A password will be e-mailed to you.

In a forum like this and among fellow classic car enthusiasts, there will always be a suitable appreciation of all which is old and nostalgic. We prefer old technology over the new and traditional design over cutting-edge. Yet every so often, even we need to acknowledge that there are certain aspects where new undeniably is better in every respect. Now before you scoff and turn your eyes up at me, how about when it has to do with safety – and not just that, but the safety of the ones you love and hold dearest in your life?

We at ViaRETRO always advocate driving and using our classic cars as they were intended all those years ago when they were first introduced to the road. But in doing so, we still need to stay safe, and acknowledge that both passive and active safety has come a long way since the cars we enjoy were first manufactured. Now we’re clearly not going to re-engineer a MG Midget with highly advanced crash zones or retrofit all sorts high-tech active stability and traction controls into a Porsche 356. But what we can do, is at least ensure that we’re held safely in place in our seat, in the unlikely event that things actually go really wrong. And terrible as it is to think about, sometimes it does – as I witnessed just last year behind the wheel of my Green Devil.

Well, less than two months ago I purchased my 1978 Reliant Scimitar with the intention of using it as my all-year-round daily driver. Needless to say, as a daily the Scimitar will be making school runs and all sorts of trips with the whole family aboard. In fact, as you’re reading this, my 41 year old fibreglass Brit should have hopefully succeeded in transporting my two daughters, my wife and myself on an 800 mile drive back to see family in Denmark, and should soon enough be taking on the return trip as well. So clearly, the two factory-installed static lap belts in the rear seat were never going to suffice.

My Scimitar paying Quickfit’s workshop a visit…

I suppose I could have bought two cheap three-point seatbelts off eBay and attempted installing them myself. It would have no doubt been better than the old lap belts. But it’s the safety of my two daughters which is at stake, so I quickly decided that this wasn’t the time to go cheap. Instead I contacted the pros for help.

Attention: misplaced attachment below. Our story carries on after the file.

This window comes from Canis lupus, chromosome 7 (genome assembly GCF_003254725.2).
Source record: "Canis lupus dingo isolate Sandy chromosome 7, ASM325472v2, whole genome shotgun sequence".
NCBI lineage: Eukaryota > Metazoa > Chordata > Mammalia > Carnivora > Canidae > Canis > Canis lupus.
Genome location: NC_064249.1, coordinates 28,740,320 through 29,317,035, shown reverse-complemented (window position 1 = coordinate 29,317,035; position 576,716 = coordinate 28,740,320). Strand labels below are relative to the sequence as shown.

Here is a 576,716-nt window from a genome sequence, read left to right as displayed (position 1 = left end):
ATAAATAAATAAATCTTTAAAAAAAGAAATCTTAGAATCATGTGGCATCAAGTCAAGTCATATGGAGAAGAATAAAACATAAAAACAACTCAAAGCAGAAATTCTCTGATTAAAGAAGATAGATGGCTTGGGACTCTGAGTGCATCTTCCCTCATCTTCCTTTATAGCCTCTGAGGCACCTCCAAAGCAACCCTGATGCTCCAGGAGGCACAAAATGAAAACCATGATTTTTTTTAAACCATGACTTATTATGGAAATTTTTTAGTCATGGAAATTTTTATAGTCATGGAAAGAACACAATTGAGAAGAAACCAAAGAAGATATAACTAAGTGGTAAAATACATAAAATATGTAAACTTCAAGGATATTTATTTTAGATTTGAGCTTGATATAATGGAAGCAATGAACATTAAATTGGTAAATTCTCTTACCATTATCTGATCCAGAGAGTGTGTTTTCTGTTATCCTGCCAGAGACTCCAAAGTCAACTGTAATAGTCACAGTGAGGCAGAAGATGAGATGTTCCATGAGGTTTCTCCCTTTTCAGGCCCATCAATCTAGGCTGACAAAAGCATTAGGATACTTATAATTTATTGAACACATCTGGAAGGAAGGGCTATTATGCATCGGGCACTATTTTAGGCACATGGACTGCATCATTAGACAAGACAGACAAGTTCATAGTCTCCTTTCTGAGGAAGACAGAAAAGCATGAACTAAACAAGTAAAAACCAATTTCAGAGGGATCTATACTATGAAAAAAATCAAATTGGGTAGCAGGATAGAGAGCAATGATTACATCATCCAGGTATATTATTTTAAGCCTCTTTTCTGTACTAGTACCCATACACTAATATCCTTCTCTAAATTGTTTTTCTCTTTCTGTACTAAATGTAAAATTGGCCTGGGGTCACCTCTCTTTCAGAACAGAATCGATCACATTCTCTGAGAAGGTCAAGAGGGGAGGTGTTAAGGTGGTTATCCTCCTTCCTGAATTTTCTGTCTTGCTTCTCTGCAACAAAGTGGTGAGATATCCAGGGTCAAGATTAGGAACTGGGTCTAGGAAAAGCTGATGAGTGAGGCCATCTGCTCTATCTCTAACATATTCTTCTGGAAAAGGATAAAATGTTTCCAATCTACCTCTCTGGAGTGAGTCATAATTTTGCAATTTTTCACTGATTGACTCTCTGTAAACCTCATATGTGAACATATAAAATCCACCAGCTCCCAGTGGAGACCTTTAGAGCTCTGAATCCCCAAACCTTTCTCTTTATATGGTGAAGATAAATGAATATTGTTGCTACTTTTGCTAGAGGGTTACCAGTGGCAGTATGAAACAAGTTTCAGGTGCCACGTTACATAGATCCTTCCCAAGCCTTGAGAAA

Quickfit Safety Belt Service are located in Stanmore just northwest of London. And yes, if we’re talking quality retro-fitting of seatbelts, they are indeed the pro’s! The company was established as far back as the very early 1960s, and the family owned company has been fitting seatbelts in cars and commercial vehicles ever since. During the 1980s they started getting involved with producing seatbelts which looked authentic for classic cars, and especially for the past 15 years or so this has evolved into being their main expertise. Now Quickfit has well in excess of 100 classic cars through their workshop every year, being kitted out with retro-looking seatbelts which comply fully with modern standards. They’ll do anything from merely rewebbing your old seatbelts to installing brand new ones with all fittings made to suit a classic car. This was precisely what I wanted for my Scimitar – and for not least for my daughters.

A complex and seemingly over-engineered frame to attach the rear seatbelts to.

So I left my Scimitar with Quickfit for a handful of days, and I must say their workmanship left me rather impressed. On a SE6 Scimitar there is in fact anchor points built into the C-pillar for a three-point rear seatbelt, so this was obviously used as the top mounting point. But it’s a 41 year old fibreglass shell, and who actually knows just how strong that top anchor point really is? After all, a brand new three-point seatbelt won’t do you much good if it’s merely ripped out of its sockets when the going gets tough. Furthermore, a Scimitar was never intended to have inertia reels for the rear seat, so suitable fixtures needed to be created for them too. To solve all of this, the chaps at Quickfit fabricated a heavy-duty steel frame for either side, which both span much of the boot floor where the body attaches to the chassis, but then also works its way up the C-pillar thus reinforcing that factory top anchor point. The lower portion of the frame then holds the actual inertia reel which is neatly tucked away within the original cubbyholes either side of the boot floor. It’s quite a piece of work and, at least to my eye, it appears hugely over-engineered. But that is of course a good thing!